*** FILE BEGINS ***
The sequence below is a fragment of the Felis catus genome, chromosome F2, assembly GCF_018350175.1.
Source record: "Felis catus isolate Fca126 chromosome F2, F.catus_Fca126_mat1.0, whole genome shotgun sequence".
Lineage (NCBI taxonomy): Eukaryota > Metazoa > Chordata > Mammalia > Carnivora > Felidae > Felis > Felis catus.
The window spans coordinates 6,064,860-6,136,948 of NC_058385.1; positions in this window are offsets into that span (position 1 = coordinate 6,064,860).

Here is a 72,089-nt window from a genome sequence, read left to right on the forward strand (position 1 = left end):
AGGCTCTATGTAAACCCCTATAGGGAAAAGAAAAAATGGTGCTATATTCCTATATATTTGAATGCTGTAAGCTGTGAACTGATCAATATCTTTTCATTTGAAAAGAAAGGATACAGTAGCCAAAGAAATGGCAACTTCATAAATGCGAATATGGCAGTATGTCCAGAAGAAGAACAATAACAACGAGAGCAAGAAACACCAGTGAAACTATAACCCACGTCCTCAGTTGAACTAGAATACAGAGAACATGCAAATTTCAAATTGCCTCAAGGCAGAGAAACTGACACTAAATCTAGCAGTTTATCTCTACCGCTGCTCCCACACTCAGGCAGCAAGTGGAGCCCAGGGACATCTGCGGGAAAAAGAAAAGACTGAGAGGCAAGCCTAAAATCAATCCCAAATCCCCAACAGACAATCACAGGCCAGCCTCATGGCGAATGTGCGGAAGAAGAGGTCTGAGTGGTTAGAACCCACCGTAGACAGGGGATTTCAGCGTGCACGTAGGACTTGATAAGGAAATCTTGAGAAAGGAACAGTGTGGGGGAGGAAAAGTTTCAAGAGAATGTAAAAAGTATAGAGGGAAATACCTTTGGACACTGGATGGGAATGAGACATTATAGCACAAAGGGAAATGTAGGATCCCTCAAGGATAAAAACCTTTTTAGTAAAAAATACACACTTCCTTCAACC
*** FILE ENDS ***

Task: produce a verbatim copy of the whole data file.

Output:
The sequence below is a fragment of the Felis catus genome, chromosome F2, assembly GCF_018350175.1.
Source record: "Felis catus isolate Fca126 chromosome F2, F.catus_Fca126_mat1.0, whole genome shotgun sequence".
Lineage (NCBI taxonomy): Eukaryota > Metazoa > Chordata > Mammalia > Carnivora > Felidae > Felis > Felis catus.
The window spans coordinates 6,064,860-6,136,948 of NC_058385.1; positions in this window are offsets into that span (position 1 = coordinate 6,064,860).

Here is a 72,089-nt window from a genome sequence, read left to right on the forward strand (position 1 = left end):
AGGCTCTATGTAAACCCCTATAGGGAAAAGAAAAAATGGTGCTATATTCCTATATATTTGAATGCTGTAAGCTGTGAACTGATCAATATCTTTTCATTTGAAAAGAAAGGATACAGTAGCCAAAGAAATGGCAACTTCATAAATGCGAATATGGCAGTATGTCCAGAAGAAGAACAATAACAACGAGAGCAAGAAACACCAGTGAAACTATAACCCACGTCCTCAGTTGAACTAGAATACAGAGAACATGCAAATTTCAAATTGCCTCAAGGCAGAGAAACTGACACTAAATCTAGCAGTTTATCTCTACCGCTGCTCCCACACTCAGGCAGCAAGTGGAGCCCAGGGACATCTGCGGGAAAAAGAAAAGACTGAGAGGCAAGCCTAAAATCAATCCCAAATCCCCAACAGACAATCACAGGCCAGCCTCATGGCGAATGTGCGGAAGAAGAGGTCTGAGTGGTTAGAACCCACCGTAGACAGGGGATTTCAGCGTGCACGTAGGACTTGATAAGGAAATCTTGAGAAAGGAACAGTGTGGGGGAGGAAAAGTTTCAAGAGAATGTAAAAAGTATAGAGGGAAATACCTTTGGACACTGGATGGGAATGAGACATTATAGCACAAAGGGAAATGTAGGATCCCTCAAGGATAAAAACCTTTTTAGTAAAAAATACACACTTCCTTCAACC